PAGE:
Monday, June 20, 2016

Three Ladies

     Today was such a mix of emotions at work.  I helped an older lady, we'll call her Marie, who was having a hard time balancing her checkbook.  I don't have any problem helping and trying to find the solution; my thought being, I would want someone to help my mother, to treat her with respect and dignity.  Maybe in another 20 years I'll put myself in that equation, but right now it's all still defined by her.  As I was helping Marie, she talked about the problems in her life - she's killing herself working two jobs, her grown children are taking money from her and never repay her, her mother died two years ago and she just wants to die and be with her, the ill husband.  She was very lonely, and I didn't have the heart to stop her, as it was clear that she needed this time.  She cried a lot.  I talked about taking care of herself, making hard choices about her children, knowing that her mother would never want her to die.  It is physically draining sometimes to do this though, to really listen, ask questions and take on their sadness.
     After she left, flip the dial 180 degrees to the next challenge, we'll call her Celine.  Celine is married to a very wealthy man probably 15 years her senior.  She is always immaculate, impeccably dressed, quite beautiful and incredibly mean.  She's the sort of woman who expects you to understand immediately how important she is and bend the rules to her needs.  Celine can be quite pleasant if you complement her fashion sense, but if like today, as she was unable to be assisted right away, hell hath no fury.  You will apologize profusely and promise that she will be taken next, while she slams her paperwork down on the bench in the waiting area and painstakingly removes her sunglasses in a pointed fashion.  A pointing at you fashion.  Then when your associate is helping her, she will demand that you leave the clients you are working with and come to his desk post haste in order to hear her complaints again.  But then her husband will arrive, the husband who threw off his first wife, for Celine, and instantly her demeanor will change.  Oh how helpful you are, oh yes you're protecting our assets, oh yes, of course, of course ... the phoniness dripping from her.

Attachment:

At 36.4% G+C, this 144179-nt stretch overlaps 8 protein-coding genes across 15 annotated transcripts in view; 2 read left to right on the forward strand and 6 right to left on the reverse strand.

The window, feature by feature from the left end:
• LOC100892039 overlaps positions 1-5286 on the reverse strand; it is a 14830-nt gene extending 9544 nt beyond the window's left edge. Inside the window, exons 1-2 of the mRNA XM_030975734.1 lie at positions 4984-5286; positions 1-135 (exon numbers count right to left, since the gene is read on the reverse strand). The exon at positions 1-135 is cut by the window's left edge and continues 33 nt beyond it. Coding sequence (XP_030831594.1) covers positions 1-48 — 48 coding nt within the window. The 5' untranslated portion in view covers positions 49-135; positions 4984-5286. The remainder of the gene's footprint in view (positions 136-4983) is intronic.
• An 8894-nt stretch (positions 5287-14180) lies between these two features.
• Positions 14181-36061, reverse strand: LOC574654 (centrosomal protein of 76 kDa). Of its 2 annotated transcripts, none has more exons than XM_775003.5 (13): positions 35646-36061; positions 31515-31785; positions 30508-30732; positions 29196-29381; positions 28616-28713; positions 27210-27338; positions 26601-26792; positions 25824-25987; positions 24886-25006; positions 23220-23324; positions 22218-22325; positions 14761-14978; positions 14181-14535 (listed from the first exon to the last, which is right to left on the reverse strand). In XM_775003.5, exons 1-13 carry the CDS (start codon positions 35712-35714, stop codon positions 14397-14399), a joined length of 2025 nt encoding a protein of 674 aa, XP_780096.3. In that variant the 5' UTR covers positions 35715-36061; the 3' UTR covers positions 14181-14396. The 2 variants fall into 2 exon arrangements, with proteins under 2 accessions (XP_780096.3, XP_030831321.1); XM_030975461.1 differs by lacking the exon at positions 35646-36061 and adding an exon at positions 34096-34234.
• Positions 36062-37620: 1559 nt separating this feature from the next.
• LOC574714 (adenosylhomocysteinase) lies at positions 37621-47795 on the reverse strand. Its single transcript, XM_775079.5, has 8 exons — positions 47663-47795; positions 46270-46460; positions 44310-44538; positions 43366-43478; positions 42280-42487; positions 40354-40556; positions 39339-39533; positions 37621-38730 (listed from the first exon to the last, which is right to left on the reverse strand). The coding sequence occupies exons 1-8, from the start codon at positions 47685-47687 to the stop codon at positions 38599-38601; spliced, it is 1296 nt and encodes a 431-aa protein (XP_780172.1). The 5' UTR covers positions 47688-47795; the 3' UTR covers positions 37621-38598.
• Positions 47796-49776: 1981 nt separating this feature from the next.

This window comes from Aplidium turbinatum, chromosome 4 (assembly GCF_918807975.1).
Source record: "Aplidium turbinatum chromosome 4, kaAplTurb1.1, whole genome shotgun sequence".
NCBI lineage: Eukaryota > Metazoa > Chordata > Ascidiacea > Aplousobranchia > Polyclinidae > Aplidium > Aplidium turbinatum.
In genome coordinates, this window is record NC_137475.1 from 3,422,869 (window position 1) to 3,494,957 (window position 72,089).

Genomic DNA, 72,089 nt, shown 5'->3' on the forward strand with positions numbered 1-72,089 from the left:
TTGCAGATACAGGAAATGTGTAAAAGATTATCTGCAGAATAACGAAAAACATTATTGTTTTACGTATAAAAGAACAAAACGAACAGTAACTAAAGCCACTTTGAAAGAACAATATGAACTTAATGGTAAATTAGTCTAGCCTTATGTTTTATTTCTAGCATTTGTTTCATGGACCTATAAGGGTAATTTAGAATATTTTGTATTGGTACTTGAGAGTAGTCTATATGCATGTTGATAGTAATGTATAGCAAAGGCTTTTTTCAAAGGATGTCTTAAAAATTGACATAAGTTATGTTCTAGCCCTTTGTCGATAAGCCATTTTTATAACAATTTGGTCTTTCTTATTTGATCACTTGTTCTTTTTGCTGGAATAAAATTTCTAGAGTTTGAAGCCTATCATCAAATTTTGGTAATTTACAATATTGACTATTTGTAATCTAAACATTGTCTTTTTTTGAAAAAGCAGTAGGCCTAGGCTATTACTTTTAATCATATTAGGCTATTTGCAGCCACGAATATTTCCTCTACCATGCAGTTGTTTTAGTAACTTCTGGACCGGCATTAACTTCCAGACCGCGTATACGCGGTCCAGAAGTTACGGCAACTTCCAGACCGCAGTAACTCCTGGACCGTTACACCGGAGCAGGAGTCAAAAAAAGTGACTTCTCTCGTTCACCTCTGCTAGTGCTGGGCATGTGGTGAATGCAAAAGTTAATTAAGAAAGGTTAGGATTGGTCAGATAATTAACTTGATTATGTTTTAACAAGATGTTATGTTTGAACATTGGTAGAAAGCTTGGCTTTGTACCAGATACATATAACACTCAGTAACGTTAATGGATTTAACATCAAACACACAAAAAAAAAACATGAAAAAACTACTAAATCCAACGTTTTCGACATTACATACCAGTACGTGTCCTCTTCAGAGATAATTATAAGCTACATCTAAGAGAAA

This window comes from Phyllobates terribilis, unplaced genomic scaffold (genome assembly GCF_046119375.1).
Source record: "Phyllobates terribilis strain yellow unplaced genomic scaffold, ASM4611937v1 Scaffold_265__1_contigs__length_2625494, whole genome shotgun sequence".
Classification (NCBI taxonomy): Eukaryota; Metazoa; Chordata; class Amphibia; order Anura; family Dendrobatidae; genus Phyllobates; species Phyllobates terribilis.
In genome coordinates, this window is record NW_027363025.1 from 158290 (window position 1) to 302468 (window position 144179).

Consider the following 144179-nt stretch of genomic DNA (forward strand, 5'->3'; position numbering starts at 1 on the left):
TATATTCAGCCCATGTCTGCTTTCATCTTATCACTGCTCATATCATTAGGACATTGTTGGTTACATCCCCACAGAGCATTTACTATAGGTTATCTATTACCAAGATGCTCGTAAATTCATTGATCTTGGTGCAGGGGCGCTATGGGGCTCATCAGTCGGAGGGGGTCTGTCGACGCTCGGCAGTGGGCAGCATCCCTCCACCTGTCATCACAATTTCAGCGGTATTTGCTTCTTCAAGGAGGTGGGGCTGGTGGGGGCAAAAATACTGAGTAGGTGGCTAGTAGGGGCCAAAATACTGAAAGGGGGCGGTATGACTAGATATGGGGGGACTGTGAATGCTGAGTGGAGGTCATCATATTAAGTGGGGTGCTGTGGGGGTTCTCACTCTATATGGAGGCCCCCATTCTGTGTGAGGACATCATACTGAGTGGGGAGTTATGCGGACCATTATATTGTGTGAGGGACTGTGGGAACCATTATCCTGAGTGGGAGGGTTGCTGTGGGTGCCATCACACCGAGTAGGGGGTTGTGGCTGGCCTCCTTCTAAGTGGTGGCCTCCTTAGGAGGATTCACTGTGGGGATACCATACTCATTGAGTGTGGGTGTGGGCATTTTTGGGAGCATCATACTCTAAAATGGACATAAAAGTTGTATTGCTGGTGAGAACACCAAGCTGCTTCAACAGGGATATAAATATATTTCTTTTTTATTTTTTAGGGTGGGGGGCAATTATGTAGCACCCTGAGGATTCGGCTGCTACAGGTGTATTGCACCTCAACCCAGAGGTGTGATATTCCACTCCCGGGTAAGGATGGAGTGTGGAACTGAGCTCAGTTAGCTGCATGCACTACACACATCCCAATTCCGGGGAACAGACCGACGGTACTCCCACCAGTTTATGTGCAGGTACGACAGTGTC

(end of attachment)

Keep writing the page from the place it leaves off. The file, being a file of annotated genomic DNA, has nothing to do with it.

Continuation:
Later in the day, Gabriela came in.  85 years young, she brought her granddaughter, because she no longer drives.  A month ago, I told her that she needed valid ID in order for me to make the changes she wanted.  She had returned with a new passport, but the same sense of humor.  Gabriela said that she was afraid she might have to kill me if I wouldn't help her this time.  She laughed, I laughed,  the granddaughter put her head in her hands.  I said, let's avoid the killing and make your life better.  I helped her and then she started to tell me about her life.  She came from Guatemala 50 years ago with her husband.  They left their seven children behind and worked tirelessly to send money to them, eventually being able to bring them all to the US.  She would get up at 6am for the 7am bus to take her to the shoe factory.  There she would work on various machines until 8pm at night.  She would come home, soak her hands in hot water to bring the swelling down and make the joints work again.  Then she would start processing baby shoes on an embroidery machine that the second job gave her to work from home.  She did that until 1am, and she had to finish, because the truck would come to pick up her piecework at 630am.  She said she did this for 40 years.
     Unfortunately, sometimes her employers would pay her by check and sometimes by cash.  What she didn't know was that they weren't reporting all the hours she was working, so now she gets $530 a month from Social Security.  And they're telling her that she may be getting too much, as she didn't work enough to earn that much money.  I will tell you that her fingers were gnarled together and she would frequently put them in her lap.  She apologized for their appearance, but I told her they were beautiful.  To work so tirelessly, to do what she could to bring her children here one by one, and now to be alone, as her husband died 5 years ago - I thought she was radiant.  She said she was glad she didn't want to kill me anymore, but maybe she'd think about killing the Social Security lady.  We both laughed.  Then I turned to her granddaughter and told her it was her job to rally her mother, her aunts and uncles to come to her grandmother's aid.  I said that she needed to carry the torch for her, time to let Gabriela's hands rest.

Monday, June 6, 2016

Brock Turner

     I spent a good chunk of today wondering if I could add anything of value to the discourse around the Brock Turner rape case.  If you haven't read the victim's speech at the hearing, I understand it's a condensed version of her 12 page impact statement, here is a link (be warned, this is a difficult read with graphic details not suitable for any of my younger readers):